His technique is fairly simple. He casts toward the edge of the ledge and works his lure from the surface to halfway down in the water column. Since the water is only 12 to 15 feet deep at low tide, specks have a limited area in which to move up and down. They might be holding at the surface or five to seven feet deep.

Kelly will cover the ledge with a quick, sharp twitch-and-sink technique not usually associated with coldwater fishing, hitting multiple depths on each cast. He allows it to sink a second or two, quickly twitching it a few times, then allowing it to sink another four or five feet.

"Most people fish either too slow or too deep during the winter for trout," Kelley said. "Trout are eating glass minnows that are holding in the upper-third of the water column - usually not all the way on the bottom. They like a sharp twitch, which gives the lure the look of a real meal.

"The sharp twitch triggers the bite. As you let the lure sink, keep light tension on the line to feel for the strike ... then set the hook when you feel the fish engulf the lure."

Eventually, an unlucky fish inhales the lure, giving away the position of the entire school.

"If I ever catch one, I pay close attention to the location of the bite and sit tight. Since the fish are in such tight schools, several more hookups are inevitable," Kelly said.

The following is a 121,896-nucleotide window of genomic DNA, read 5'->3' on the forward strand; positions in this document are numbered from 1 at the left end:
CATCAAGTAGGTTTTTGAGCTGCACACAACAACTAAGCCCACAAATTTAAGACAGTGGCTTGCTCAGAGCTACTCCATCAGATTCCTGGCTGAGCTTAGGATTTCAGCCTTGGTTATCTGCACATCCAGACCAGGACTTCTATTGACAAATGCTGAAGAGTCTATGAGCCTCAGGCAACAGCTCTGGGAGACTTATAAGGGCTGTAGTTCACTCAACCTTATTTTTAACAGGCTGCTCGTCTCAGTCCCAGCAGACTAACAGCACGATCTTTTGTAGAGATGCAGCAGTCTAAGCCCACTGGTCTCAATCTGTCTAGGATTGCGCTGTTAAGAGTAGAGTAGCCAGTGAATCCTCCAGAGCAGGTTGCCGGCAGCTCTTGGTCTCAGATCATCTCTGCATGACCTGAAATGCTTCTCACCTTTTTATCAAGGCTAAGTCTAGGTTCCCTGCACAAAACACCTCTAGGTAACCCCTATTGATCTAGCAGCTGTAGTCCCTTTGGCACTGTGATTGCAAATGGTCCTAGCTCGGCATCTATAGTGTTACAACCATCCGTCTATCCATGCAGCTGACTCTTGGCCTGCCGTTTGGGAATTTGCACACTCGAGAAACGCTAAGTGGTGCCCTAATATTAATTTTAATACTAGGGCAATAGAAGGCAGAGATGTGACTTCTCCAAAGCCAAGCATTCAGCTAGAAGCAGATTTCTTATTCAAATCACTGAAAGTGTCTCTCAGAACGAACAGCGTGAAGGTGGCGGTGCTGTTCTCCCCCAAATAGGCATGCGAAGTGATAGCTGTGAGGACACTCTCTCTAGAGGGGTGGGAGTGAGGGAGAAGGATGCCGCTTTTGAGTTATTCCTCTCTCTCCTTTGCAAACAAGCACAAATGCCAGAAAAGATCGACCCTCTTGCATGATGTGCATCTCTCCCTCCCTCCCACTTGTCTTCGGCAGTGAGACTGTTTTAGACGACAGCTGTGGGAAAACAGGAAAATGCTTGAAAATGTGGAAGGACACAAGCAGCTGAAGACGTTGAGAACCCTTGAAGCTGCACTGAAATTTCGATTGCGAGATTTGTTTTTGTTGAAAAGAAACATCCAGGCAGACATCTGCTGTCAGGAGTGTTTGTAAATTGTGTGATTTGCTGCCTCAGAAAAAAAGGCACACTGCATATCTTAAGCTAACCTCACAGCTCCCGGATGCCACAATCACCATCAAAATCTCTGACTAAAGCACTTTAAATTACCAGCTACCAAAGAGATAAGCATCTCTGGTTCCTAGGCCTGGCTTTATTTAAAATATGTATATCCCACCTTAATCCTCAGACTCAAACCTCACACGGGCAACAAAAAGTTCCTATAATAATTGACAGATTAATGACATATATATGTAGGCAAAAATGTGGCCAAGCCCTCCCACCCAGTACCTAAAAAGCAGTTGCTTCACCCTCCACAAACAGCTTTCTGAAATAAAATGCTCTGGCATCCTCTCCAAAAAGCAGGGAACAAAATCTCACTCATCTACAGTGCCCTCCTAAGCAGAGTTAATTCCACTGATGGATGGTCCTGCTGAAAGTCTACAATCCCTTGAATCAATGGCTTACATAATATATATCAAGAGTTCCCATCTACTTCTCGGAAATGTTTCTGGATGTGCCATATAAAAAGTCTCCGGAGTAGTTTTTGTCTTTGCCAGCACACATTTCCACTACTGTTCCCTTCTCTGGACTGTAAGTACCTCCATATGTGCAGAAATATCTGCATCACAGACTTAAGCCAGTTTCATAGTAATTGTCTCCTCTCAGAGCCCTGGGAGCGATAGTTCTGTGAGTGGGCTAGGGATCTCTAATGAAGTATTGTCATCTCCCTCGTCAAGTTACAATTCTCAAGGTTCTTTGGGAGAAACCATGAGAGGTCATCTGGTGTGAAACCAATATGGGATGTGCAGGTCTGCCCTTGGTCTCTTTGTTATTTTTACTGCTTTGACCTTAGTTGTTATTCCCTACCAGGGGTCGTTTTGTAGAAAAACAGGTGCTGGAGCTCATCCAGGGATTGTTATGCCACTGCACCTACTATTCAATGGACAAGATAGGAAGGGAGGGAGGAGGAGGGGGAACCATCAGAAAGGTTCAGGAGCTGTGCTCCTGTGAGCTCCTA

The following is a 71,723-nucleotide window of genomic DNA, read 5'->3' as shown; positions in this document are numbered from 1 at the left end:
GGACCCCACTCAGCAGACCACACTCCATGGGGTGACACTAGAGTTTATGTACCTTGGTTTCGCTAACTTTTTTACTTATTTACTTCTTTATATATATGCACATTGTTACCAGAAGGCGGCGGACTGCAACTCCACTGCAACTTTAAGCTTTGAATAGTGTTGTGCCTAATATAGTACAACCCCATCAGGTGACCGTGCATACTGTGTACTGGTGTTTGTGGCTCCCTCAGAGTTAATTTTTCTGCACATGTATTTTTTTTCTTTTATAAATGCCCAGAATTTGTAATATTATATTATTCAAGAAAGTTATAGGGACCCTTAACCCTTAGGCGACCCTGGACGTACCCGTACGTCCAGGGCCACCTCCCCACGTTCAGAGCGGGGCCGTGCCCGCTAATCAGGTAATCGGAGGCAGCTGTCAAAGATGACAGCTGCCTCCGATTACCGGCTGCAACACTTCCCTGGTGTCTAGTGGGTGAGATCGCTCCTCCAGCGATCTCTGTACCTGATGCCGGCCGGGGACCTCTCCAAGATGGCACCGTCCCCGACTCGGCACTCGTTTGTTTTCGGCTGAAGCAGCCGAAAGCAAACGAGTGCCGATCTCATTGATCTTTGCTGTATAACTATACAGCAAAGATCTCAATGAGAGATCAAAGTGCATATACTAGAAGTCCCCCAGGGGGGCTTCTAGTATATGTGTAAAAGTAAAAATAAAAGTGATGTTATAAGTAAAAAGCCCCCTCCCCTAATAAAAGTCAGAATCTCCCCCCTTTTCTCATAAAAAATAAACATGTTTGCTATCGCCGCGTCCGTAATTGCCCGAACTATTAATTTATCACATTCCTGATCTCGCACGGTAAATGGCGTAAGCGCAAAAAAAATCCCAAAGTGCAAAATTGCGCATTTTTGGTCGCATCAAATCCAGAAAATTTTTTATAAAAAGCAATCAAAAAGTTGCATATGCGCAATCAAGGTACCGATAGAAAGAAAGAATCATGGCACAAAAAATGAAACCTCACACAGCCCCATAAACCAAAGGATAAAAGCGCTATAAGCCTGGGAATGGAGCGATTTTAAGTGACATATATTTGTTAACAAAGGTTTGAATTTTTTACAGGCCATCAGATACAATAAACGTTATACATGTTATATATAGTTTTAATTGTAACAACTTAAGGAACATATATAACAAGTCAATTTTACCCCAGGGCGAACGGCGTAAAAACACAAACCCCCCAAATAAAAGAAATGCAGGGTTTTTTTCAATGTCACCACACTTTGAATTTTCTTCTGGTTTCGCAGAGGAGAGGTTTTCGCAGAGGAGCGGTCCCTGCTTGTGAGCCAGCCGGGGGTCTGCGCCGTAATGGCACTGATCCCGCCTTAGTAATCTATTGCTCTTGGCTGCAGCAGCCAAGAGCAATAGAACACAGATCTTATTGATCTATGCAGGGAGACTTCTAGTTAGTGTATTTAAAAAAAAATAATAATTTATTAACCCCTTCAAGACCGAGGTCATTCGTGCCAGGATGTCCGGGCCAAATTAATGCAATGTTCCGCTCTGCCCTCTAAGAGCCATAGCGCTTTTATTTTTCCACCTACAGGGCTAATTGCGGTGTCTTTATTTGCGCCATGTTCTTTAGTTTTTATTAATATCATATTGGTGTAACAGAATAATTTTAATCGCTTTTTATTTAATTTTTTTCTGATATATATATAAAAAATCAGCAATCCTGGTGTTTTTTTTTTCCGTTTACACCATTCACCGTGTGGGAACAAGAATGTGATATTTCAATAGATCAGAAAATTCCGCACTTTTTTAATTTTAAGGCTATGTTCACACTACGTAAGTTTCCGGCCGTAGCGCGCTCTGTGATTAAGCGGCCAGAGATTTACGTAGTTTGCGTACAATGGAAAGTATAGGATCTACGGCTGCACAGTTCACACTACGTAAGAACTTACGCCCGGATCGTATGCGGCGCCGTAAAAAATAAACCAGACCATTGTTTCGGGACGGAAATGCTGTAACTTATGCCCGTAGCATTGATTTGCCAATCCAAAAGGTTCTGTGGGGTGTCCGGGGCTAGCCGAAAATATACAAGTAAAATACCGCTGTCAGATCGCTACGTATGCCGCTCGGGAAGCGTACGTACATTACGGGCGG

His favorite lures are soft-plastic shrimp imitations, either pre-rigged or rigged on quarter-ounce jigheads. Even though trout are feeding mostly on glass minnows, they have an intense love for shrimp and will take a shrimp over any other food available. All lures that imitate shrimp are not created equal. According to Kelly, the action of the bait during the twitch-and-fall is extremely important to trigger a strike for trout.

"While there are many brands on the market, the D.O.A. shrimp and Betts Billy Bay Halo Shrimp have the best action and produce the best results," he said.

Many colors can be effective, but chartreuse is the leading color in the tea-colored waters of Little River. When the fishing is slow, Kelly will spray Gulp! Alive shrimp-flavored spray onto the lure to increase the effectiveness and trigger strikes.

Kelly uses a 6-foot ultralight Browning Midas spinning rod with a Stradic 1000 spinning reel spooled with 10-pound Power Pro braid. His leader is 12 to 16 inches of 20-pound
fluorocarbon. The light tackle enables Kelley and his clients to feel even the lightest strikes as the lure falls between twitches.